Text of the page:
LightSquared has had a bit of a rough go so far in its attempt to build out a mobile broadband network, which originated over concerns that its spectrum could interfere with GPS systems. The company isn't done trying to gain approval from the Federal Communications Commission for its plans just yet, though. A new filing discovered by the Wall Street Journal has revealed that LightSquared is seeking FCC approval to use its lower 5MHz spectrum that doesn't interfere with GPS signal, as well as another bit of 5MHz spectrum that it would share with the government. A second filing shows that LightSquared would not use the 10MHz spectrum that caused concerns of GPS interference, though LightSquared would like the FCC to reconsider allowing the company to use that spectrum at some point.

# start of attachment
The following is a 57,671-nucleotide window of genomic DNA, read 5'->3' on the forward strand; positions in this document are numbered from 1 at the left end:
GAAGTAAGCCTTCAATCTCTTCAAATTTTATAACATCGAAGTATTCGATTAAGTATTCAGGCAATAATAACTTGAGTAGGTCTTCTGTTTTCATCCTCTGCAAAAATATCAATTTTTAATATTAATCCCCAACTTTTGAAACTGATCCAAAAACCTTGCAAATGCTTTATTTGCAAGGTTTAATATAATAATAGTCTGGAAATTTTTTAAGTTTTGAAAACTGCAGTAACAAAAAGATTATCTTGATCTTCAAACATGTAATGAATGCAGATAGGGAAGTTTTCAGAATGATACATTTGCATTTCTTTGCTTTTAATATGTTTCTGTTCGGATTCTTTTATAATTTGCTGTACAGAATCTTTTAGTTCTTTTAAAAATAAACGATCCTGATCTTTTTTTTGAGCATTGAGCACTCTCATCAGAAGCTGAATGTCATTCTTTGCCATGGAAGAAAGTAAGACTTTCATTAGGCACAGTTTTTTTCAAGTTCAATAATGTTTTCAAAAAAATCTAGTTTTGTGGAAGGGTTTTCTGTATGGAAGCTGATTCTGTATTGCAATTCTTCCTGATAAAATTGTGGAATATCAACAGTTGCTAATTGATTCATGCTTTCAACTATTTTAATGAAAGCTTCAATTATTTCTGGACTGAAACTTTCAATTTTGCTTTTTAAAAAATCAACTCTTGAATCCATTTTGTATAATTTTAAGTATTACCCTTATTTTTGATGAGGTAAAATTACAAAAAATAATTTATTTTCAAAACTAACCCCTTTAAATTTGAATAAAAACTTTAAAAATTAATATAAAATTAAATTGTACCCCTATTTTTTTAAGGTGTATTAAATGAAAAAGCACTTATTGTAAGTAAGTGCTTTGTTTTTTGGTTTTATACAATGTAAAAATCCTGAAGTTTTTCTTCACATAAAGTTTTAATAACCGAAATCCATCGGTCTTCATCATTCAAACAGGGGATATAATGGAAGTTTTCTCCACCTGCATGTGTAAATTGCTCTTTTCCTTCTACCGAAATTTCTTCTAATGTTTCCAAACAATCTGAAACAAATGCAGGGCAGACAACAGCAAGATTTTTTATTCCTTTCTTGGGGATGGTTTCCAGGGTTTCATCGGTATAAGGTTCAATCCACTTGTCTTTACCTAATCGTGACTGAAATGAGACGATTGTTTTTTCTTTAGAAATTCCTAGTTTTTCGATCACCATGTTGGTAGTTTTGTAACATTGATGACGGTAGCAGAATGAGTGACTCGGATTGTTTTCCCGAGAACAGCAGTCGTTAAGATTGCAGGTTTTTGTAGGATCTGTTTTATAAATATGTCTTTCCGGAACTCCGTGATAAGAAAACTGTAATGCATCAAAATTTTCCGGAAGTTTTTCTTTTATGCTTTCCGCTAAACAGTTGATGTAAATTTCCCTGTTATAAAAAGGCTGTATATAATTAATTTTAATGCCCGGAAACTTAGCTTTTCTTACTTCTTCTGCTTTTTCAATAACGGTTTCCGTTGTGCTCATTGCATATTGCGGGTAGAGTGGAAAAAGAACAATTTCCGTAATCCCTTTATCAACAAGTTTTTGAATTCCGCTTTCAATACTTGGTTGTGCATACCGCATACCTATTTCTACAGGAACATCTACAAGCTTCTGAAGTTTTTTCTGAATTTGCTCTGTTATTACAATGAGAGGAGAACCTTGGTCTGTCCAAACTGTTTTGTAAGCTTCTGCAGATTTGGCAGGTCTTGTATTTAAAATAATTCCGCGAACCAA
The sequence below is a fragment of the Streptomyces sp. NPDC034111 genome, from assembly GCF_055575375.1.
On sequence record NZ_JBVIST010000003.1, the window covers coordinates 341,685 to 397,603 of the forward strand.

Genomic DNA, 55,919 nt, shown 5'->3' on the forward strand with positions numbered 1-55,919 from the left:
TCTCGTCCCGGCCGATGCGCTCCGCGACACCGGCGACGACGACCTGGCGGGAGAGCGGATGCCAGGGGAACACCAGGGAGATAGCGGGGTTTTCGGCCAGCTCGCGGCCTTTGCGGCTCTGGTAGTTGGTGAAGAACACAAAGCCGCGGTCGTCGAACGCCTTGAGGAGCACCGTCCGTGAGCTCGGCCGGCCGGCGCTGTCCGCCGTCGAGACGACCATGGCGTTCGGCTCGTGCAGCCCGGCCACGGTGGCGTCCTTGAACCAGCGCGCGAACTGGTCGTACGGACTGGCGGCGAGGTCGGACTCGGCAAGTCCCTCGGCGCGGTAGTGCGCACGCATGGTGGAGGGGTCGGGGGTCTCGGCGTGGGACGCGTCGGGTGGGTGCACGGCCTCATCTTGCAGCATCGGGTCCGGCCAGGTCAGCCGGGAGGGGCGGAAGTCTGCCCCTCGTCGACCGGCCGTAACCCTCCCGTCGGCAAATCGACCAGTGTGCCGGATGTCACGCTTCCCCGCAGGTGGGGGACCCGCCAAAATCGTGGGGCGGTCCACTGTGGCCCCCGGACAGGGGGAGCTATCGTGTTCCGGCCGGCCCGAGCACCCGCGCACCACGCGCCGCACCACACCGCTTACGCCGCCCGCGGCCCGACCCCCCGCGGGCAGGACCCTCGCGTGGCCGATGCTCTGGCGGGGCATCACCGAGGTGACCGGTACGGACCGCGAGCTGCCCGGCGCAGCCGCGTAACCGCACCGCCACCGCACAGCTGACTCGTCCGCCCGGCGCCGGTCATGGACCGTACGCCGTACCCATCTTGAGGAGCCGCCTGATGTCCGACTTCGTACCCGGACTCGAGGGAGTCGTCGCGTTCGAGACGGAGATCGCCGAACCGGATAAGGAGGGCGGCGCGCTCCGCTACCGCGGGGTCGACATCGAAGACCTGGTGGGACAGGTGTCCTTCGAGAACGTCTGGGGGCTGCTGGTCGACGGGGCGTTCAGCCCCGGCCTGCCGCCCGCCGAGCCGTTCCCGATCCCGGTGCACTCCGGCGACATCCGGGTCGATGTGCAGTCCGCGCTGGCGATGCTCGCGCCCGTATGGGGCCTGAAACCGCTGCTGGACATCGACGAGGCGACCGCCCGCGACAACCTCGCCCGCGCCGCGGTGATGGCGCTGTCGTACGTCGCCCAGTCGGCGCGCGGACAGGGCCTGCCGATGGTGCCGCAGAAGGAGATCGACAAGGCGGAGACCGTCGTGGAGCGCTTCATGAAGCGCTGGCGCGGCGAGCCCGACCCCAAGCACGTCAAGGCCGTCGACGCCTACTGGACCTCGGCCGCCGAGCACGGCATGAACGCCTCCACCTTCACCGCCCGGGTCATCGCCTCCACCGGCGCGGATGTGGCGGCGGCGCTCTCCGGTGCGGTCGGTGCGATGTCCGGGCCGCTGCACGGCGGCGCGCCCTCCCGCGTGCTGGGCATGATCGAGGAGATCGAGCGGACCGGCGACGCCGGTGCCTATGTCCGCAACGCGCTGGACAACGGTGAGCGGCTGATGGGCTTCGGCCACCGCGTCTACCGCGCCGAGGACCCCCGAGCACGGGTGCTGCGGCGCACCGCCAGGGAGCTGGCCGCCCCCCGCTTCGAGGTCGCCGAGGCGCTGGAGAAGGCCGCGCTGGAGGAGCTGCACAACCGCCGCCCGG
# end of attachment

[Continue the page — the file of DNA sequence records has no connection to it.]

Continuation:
Back in May, LightSquared filed for Chapter 11 bankruptcy after failing to gain FCC approval for its network plans and having its spectrum hosting agreement with Sprint killed. The company is planning to ask a judge to extend its time to file a reorganization plan until next summer, which would give it time to gain the A-OK from the FCC on its new plans. Obviously there's still a lot up in the air here, and it's possible that the FCC will still decide not to approve LightSquared's new plans, but the firm is clearly doing all it can to get its network off the ground. We'll keep an eye on the LightSquared situation and give you a shout if anything develops.